The TES campaign called for:
a library in each local authority to stay open 60 hours a week
other libraries to stay open at least 45 hours a week
minimum standards of book-buying of pound;2.26 per person
What ministers propose
one library per council to open 60 hours a week
many other libraries to open 45 hours a week
library authorities should buy 216 booksCD-Roms etc per 1,000 population
loan periods to be extended
PUBLIC libraries will be expected to open longer hours, under new plans drawn up by Culture Secretary Chris Smith.
Every local authority will be expected to have one library open at least 60 hours a week, including evenings and weekends, and many branch libraries should
be open more than 45 hours, under national standards proposed in a government consultation paper.
The proposals follow a TES campaign to reverse a steep deline in library opening hours and book-buying.
The consultation paper proposes that people should have to travel no longer than 20 minutes to reach their local library and that councils should buy at least 216 books, CD-Roms or other items per 1,000 residents each year.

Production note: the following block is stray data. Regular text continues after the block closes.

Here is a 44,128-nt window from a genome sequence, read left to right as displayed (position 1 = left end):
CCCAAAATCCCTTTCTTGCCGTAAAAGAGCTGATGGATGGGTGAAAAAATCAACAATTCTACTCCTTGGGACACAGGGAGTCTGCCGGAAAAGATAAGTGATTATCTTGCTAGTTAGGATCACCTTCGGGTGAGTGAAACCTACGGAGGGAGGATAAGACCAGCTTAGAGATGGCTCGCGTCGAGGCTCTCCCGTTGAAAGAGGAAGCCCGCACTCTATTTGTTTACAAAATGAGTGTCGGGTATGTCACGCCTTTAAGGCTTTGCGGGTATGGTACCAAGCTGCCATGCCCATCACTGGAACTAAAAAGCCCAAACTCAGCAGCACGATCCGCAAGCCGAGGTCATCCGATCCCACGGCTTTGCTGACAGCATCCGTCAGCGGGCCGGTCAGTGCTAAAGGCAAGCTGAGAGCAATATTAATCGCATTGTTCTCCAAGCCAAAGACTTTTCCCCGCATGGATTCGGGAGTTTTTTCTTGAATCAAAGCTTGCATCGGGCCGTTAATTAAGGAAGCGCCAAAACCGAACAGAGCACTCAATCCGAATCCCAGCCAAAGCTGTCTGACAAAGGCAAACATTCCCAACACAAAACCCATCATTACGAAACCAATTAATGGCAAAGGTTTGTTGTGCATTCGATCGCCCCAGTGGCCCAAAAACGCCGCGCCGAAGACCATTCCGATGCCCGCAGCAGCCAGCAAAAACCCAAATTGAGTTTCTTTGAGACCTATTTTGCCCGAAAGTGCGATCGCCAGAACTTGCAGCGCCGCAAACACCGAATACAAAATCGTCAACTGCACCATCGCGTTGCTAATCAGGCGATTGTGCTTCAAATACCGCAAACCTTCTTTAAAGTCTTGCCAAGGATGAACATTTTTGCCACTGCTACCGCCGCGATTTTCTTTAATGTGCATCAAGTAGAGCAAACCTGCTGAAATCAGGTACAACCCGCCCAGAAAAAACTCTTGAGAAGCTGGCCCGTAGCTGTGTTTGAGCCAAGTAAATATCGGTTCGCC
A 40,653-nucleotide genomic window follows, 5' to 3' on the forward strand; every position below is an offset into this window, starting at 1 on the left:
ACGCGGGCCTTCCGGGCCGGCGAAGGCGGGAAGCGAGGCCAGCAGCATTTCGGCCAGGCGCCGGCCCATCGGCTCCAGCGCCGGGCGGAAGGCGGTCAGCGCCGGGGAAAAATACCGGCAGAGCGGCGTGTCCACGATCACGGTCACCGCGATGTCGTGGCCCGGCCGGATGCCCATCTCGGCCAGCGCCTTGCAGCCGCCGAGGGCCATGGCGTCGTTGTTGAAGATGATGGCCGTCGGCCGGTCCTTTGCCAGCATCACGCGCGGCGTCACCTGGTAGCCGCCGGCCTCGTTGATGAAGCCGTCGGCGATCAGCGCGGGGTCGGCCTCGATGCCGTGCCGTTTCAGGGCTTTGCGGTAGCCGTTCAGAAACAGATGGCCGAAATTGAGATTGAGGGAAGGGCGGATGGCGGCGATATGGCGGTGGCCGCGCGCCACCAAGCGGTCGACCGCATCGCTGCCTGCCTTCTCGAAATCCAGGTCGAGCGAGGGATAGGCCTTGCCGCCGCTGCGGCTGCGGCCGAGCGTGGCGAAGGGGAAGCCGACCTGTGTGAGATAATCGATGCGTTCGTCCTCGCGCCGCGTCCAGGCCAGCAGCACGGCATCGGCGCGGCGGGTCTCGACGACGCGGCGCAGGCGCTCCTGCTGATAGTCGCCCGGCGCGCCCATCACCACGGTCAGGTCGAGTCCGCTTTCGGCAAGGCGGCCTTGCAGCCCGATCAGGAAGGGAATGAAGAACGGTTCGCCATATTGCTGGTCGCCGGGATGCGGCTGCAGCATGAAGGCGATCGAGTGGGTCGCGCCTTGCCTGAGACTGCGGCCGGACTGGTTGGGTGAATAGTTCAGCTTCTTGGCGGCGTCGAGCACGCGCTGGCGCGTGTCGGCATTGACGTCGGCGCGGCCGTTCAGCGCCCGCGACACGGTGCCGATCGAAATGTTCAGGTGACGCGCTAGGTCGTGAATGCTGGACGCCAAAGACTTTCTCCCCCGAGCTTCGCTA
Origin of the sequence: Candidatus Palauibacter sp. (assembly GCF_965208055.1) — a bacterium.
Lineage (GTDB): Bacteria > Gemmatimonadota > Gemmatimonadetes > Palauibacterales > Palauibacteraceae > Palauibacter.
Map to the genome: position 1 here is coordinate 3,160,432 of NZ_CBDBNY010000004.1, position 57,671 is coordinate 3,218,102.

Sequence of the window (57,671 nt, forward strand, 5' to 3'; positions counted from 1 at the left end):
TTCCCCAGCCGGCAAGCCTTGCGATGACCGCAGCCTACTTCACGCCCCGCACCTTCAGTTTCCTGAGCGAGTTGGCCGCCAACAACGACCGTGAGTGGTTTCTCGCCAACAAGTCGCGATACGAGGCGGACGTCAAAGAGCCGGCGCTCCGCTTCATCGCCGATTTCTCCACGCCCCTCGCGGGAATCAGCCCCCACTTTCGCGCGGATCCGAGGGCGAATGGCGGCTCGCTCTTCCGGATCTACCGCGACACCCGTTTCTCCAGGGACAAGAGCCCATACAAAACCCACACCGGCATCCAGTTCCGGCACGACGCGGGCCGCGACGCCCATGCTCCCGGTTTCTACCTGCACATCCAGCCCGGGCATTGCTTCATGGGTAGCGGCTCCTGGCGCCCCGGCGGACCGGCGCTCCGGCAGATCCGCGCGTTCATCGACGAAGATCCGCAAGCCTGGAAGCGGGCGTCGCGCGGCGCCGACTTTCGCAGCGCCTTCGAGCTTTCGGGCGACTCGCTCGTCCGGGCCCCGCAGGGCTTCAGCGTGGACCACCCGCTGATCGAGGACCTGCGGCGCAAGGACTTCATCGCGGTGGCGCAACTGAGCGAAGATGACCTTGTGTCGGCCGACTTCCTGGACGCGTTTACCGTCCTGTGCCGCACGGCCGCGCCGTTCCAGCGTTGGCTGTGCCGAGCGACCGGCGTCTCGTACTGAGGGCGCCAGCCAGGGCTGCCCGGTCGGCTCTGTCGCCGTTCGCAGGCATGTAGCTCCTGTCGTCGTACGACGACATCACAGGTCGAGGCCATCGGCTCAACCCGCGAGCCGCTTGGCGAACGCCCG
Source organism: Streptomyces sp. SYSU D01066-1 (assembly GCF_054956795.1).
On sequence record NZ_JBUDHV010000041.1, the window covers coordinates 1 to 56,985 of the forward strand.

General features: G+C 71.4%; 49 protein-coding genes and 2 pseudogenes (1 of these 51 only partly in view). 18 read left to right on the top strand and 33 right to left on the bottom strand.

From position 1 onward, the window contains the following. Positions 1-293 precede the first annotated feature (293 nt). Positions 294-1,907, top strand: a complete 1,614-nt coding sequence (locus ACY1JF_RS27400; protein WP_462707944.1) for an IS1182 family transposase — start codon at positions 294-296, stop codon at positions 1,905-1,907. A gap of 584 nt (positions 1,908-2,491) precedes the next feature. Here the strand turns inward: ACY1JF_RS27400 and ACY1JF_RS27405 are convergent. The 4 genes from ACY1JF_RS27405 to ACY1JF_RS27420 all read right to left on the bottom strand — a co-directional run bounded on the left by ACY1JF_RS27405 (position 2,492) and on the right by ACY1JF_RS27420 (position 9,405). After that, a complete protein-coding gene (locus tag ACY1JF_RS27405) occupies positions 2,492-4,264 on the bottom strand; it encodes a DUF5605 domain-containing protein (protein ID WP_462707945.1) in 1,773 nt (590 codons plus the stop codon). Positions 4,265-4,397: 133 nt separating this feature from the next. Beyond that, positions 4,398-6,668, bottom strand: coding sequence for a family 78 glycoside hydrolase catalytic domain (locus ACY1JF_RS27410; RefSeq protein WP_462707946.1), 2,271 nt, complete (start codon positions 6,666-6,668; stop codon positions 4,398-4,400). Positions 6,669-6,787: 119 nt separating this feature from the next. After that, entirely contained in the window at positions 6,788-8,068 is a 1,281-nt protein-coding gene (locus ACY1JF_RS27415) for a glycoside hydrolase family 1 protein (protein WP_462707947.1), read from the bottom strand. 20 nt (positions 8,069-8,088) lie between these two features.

Mr Smith said he would intervene directly if councils failed to meet the standards which are due to come into force in 2004.
A TES investigation last summer revealed that the number of libraries open at least 60 hours a week had fallen dramatically from 173 in 1976 to just six.
The investigation also showed that spending on books had fallen by more than a fifth since the late 1980s.
A poll conducted for The TES by the University of Lancaster, showed that more than a quarter of the public would use libraries more if opening hours were extended.
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